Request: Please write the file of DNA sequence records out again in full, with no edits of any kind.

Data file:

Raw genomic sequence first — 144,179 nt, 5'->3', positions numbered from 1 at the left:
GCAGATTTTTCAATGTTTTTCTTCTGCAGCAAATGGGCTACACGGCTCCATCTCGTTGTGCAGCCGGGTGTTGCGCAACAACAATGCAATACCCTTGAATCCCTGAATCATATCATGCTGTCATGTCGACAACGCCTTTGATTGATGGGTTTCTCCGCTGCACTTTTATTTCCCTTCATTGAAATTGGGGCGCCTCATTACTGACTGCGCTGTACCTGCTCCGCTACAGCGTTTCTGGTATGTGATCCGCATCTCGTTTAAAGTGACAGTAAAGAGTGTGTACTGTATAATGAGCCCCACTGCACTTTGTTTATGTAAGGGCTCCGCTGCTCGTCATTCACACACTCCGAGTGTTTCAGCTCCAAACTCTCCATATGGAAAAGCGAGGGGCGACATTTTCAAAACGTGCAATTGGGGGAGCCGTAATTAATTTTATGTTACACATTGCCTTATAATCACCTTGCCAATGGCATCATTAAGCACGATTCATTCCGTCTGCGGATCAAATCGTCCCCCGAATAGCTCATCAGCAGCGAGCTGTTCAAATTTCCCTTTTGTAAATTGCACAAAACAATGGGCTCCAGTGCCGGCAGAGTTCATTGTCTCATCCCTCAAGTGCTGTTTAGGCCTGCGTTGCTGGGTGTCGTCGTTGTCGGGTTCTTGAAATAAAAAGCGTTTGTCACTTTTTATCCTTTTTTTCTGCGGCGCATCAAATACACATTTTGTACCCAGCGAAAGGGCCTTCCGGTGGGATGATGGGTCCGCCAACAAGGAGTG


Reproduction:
Raw genomic sequence first — 144,179 nt, 5'->3', positions numbered from 1 at the left:
GCAGATTTTTCAATGTTTTTCTTCTGCAGCAAATGGGCTACACGGCTCCATCTCGTTGTGCAGCCGGGTGTTGCGCAACAACAATGCAATACCCTTGAATCCCTGAATCATATCATGCTGTCATGTCGACAACGCCTTTGATTGATGGGTTTCTCCGCTGCACTTTTATTTCCCTTCATTGAAATTGGGGCGCCTCATTACTGACTGCGCTGTACCTGCTCCGCTACAGCGTTTCTGGTATGTGATCCGCATCTCGTTTAAAGTGACAGTAAAGAGTGTGTACTGTATAATGAGCCCCACTGCACTTTGTTTATGTAAGGGCTCCGCTGCTCGTCATTCACACACTCCGAGTGTTTCAGCTCCAAACTCTCCATATGGAAAAGCGAGGGGCGACATTTTCAAAACGTGCAATTGGGGGAGCCGTAATTAATTTTATGTTACACATTGCCTTATAATCACCTTGCCAATGGCATCATTAAGCACGATTCATTCCGTCTGCGGATCAAATCGTCCCCCGAATAGCTCATCAGCAGCGAGCTGTTCAAATTTCCCTTTTGTAAATTGCACAAAACAATGGGCTCCAGTGCCGGCAGAGTTCATTGTCTCATCCCTCAAGTGCTGTTTAGGCCTGCGTTGCTGGGTGTCGTCGTTGTCGGGTTCTTGAAATAAAAAGCGTTTGTCACTTTTTATCCTTTTTTTCTGCGGCGCATCAAATACACATTTTGTACCCAGCGAAAGGGCCTTCCGGTGGGATGATGGGTCCGCCAACAAGGAGTG